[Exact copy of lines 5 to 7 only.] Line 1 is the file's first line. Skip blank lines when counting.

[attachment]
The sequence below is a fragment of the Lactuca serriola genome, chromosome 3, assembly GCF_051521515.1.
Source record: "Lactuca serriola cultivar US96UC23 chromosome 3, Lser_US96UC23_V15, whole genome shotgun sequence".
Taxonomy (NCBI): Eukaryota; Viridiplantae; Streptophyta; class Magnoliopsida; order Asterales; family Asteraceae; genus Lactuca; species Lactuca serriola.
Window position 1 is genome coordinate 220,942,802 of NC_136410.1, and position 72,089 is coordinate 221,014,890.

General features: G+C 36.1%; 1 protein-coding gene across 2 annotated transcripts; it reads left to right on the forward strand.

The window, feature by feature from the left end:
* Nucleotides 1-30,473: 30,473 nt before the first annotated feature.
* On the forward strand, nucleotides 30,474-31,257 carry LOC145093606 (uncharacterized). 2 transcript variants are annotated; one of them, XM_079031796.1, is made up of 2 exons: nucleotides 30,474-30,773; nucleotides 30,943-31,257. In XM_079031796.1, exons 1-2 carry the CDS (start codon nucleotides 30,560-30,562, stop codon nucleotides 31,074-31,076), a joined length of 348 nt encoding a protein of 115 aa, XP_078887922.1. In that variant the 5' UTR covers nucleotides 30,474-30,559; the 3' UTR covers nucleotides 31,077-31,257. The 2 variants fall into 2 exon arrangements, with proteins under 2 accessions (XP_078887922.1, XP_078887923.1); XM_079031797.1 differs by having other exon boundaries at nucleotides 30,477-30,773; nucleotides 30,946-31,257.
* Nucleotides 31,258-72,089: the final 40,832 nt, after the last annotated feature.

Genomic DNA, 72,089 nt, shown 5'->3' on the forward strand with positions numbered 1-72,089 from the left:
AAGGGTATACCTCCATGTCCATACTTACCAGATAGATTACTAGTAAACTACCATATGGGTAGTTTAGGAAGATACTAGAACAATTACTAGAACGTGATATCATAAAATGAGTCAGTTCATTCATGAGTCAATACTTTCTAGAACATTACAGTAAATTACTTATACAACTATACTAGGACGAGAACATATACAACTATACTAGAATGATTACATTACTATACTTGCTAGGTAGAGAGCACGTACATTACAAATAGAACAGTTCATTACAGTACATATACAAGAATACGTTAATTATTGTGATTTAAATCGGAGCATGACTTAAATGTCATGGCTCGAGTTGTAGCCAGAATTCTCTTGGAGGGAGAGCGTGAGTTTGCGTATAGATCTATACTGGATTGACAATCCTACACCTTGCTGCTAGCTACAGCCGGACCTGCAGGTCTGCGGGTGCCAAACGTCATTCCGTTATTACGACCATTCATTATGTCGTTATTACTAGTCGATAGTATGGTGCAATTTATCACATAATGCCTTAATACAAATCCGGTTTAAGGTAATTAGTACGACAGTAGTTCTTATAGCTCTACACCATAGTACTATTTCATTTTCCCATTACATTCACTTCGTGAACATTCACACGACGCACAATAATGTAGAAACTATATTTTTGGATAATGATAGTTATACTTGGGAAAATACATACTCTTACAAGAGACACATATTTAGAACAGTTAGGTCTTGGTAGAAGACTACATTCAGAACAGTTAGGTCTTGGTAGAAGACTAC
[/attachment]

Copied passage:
General features: G+C 36.1%; 1 protein-coding gene across 2 annotated transcripts; it reads left to right on the forward strand.

The window, feature by feature from the left end:
* Nucleotides 1-30,473: 30,473 nt before the first annotated feature.